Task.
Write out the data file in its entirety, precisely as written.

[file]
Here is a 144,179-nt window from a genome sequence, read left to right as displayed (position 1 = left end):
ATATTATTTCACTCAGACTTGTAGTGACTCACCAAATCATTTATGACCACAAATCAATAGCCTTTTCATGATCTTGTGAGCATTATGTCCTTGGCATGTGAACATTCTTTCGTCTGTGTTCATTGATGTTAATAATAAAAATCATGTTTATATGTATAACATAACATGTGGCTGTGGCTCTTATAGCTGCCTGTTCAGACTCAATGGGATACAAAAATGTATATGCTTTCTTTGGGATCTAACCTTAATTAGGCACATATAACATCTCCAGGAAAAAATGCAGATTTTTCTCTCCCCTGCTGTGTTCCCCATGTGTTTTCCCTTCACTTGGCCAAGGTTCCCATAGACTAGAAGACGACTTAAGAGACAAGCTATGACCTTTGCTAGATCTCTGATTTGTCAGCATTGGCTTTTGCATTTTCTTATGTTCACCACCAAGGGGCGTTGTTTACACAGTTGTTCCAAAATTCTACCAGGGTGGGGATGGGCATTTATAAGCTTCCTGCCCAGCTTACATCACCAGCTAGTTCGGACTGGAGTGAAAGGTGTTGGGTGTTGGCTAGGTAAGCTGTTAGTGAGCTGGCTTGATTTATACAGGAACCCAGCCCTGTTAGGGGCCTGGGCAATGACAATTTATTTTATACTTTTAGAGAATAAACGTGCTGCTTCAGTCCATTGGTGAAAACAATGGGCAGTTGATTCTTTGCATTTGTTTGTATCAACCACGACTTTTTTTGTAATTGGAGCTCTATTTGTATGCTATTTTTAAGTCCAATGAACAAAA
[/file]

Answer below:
Here is a 144,179-nt window from a genome sequence, read left to right as displayed (position 1 = left end):
ATATTATTTCACTCAGACTTGTAGTGACTCACCAAATCATTTATGACCACAAATCAATAGCCTTTTCATGATCTTGTGAGCATTATGTCCTTGGCATGTGAACATTCTTTCGTCTGTGTTCATTGATGTTAATAATAAAAATCATGTTTATATGTATAACATAACATGTGGCTGTGGCTCTTATAGCTGCCTGTTCAGACTCAATGGGATACAAAAATGTATATGCTTTCTTTGGGATCTAACCTTAATTAGGCACATATAACATCTCCAGGAAAAAATGCAGATTTTTCTCTCCCCTGCTGTGTTCCCCATGTGTTTTCCCTTCACTTGGCCAAGGTTCCCATAGACTAGAAGACGACTTAAGAGACAAGCTATGACCTTTGCTAGATCTCTGATTTGTCAGCATTGGCTTTTGCATTTTCTTATGTTCACCACCAAGGGGCGTTGTTTACACAGTTGTTCCAAAATTCTACCAGGGTGGGGATGGGCATTTATAAGCTTCCTGCCCAGCTTACATCACCAGCTAGTTCGGACTGGAGTGAAAGGTGTTGGGTGTTGGCTAGGTAAGCTGTTAGTGAGCTGGCTTGATTTATACAGGAACCCAGCCCTGTTAGGGGCCTGGGCAATGACAATTTATTTTATACTTTTAGAGAATAAACGTGCTGCTTCAGTCCATTGGTGAAAACAATGGGCAGTTGATTCTTTGCATTTGTTTGTATCAACCACGACTTTTTTTGTAATTGGAGCTCTATTTGTATGCTATTTTTAAGTCCAATGAACAAAA